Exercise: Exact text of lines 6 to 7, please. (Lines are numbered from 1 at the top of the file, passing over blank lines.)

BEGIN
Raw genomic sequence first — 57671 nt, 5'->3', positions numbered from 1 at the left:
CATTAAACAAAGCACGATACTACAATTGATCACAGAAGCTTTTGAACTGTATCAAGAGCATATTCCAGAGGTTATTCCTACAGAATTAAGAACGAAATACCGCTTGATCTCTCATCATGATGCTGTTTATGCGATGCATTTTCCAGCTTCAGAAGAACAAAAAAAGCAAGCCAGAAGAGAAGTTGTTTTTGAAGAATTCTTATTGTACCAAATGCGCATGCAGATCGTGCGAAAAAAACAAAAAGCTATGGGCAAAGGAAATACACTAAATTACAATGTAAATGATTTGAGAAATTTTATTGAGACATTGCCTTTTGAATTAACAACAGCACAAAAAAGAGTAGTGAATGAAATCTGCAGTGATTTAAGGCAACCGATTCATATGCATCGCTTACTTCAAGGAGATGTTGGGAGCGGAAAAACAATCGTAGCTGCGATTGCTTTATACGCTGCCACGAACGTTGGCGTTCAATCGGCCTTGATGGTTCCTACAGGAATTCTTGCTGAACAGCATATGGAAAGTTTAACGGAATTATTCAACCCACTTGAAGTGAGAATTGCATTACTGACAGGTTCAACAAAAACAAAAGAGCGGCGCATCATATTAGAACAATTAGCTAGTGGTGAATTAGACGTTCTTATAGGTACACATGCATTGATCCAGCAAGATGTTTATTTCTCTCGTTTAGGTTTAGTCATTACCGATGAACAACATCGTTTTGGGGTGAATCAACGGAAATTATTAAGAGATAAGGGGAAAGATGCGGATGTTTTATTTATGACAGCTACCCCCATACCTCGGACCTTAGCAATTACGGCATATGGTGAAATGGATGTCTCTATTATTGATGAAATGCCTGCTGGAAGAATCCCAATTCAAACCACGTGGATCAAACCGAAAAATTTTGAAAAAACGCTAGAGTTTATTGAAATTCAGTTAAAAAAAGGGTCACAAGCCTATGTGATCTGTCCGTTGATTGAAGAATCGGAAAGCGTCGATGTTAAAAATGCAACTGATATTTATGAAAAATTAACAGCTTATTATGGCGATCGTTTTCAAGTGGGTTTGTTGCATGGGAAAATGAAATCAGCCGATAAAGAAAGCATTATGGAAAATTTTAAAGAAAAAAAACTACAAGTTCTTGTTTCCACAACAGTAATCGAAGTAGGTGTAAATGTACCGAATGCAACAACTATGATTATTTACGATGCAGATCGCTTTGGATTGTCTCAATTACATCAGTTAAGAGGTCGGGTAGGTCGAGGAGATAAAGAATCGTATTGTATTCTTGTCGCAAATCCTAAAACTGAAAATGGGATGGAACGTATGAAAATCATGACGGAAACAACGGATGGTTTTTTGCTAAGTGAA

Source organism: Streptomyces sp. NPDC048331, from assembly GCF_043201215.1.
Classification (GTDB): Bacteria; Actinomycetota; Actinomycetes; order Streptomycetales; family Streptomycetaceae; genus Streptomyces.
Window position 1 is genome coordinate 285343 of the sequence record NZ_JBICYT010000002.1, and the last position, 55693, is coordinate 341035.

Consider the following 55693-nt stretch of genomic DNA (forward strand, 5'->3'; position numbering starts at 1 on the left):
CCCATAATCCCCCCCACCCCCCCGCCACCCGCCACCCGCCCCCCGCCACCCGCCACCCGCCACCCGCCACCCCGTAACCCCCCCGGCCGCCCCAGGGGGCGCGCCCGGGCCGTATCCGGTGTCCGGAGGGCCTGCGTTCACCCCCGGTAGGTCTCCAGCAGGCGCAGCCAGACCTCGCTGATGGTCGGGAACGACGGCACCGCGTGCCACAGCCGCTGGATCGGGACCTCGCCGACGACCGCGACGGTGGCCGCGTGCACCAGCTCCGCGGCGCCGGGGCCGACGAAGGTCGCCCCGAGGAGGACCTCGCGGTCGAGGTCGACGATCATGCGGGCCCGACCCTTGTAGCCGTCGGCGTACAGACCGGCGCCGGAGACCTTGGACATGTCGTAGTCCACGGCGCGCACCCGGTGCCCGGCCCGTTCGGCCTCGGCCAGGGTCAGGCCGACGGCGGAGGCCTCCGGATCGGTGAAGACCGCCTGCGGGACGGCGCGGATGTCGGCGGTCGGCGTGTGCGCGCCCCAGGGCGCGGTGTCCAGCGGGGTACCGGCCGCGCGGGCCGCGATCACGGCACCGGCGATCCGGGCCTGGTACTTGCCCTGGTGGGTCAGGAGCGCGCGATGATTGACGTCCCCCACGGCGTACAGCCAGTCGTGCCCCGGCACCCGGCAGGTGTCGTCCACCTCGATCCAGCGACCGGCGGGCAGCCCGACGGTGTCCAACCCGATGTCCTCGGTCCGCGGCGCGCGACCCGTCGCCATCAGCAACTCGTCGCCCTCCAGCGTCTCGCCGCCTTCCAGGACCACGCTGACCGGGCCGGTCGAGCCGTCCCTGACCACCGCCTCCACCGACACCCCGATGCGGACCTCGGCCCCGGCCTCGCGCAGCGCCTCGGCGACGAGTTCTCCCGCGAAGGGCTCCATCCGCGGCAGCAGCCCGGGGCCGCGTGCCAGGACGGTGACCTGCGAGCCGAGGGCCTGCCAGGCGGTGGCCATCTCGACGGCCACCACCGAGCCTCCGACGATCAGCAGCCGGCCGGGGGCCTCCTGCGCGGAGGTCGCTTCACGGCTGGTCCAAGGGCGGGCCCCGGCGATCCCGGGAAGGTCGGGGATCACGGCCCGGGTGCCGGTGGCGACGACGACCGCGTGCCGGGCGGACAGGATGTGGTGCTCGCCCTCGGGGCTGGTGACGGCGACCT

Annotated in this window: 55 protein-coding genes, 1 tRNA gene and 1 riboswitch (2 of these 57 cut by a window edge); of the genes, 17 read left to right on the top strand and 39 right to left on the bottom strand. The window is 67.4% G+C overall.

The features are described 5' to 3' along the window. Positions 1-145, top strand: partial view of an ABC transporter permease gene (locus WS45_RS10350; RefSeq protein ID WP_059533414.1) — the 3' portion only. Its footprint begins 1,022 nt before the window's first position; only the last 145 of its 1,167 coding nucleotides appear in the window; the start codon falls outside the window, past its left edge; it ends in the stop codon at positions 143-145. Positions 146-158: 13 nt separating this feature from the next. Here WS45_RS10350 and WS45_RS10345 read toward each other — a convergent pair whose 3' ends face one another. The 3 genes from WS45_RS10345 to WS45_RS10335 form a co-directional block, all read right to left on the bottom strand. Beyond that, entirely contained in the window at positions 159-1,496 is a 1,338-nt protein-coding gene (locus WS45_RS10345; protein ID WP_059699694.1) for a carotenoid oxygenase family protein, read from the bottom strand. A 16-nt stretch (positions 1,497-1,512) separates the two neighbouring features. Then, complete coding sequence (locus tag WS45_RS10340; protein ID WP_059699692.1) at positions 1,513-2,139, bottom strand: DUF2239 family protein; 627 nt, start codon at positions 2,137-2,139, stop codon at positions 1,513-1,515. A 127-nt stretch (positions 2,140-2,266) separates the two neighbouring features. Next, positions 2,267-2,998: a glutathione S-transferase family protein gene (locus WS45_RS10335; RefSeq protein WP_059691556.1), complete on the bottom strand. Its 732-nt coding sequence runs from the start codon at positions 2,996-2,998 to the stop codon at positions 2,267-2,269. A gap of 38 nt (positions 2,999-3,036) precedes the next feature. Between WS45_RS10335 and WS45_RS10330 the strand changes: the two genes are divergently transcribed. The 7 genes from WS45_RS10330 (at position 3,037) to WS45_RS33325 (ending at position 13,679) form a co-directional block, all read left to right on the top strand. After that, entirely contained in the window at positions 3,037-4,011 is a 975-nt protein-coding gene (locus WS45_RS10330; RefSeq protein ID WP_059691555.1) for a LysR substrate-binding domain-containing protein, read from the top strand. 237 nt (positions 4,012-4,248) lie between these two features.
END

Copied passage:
Consider the following 55693-nt stretch of genomic DNA (forward strand, 5'->3'; position numbering starts at 1 on the left):
CCCATAATCCCCCCCACCCCCCCGCCACCCGCCACCCGCCCCCCGCCACCCGCCACCCGCCACCCGCCACCCCGTAACCCCCCCGGCCGCCCCAGGGGGCGCGCCCGGGCCGTATCCGGTGTCCGGAGGGCCTGCGTTCACCCCCGGTAGGTCTCCAGCAGGCGCAGCCAGACCTCGCTGATGGTCGGGAACGACGGCACCGCGTGCCACAGCCGCTGGATCGGGACCTCGCCGACGACCGCGACGGTGGCCGCGTGCACCAGCTCCGCGGCGCCGGGGCCGACGAAGGTCGCCCCGAGGAGGACCTCGCGGTCGAGGTCGACGATCATGCGGGCCCGACCCTTGTAGCCGTCGGCGTACAGACCGGCGCCGGAGACCTTGGACATGTCGTAGTCCACGGCGCGCACCCGGTGCCCGGCCCGTTCGGCCTCGGCCAGGGTCAGGCCGACGGCGGAGGCCTCCGGATCGGTGAAGACCGCCTGCGGGACGGCGCGGATGTCGGCGGTCGGCGTGTGCGCGCCCCAGGGCGCGGTGTCCAGCGGGGTACCGGCCGCGCGGGCCGCGATCACGGCACCGGCGATCCGGGCCTGGTACTTGCCCTGGTGGGTCAGGAGCGCGCGATGATTGACGTCCCCCACGGCGTACAGCCAGTCGTGCCCCGGCACCCGGCAGGTGTCGTCCACCTCGATCCAGCGACCGGCGGGCAGCCCGACGGTGTCCAACCCGATGTCCTCGGTCCGCGGCGCGCGACCCGTCGCCATCAGCAACTCGTCGCCCTCCAGCGTCTCGCCGCCTTCCAGGACCACGCTGACCGGGCCGGTCGAGCCGTCCCTGACCACCGCCTCCACCGACACCCCGATGCGGACCTCGGCCCCGGCCTCGCGCAGCGCCTCGGCGACGAGTTCTCCCGCGAAGGGCTCCATCCGCGGCAGCAGCCCGGGGCCGCGTGCCAGGACGGTGACCTGCGAGCCGAGGGCCTGCCAGGCGGTGGCCATCTCGACGGCCACCACCGAGCCTCCGACGATCAGCAGCCGGCCGGGGGCCTCCTGCGCGGAGGTCGCTTCACGGCTGGTCCAAGGGCGGGCCCCGGCGATCCCGGGAAGGTCGGGGATCACGGCCCGGGTGCCGGTGGCGACGACGACCGCGTGCCGGGCGGACAGGATGTGGTGCTCGCCCTCGGGGCTGGTGACGGCGACCT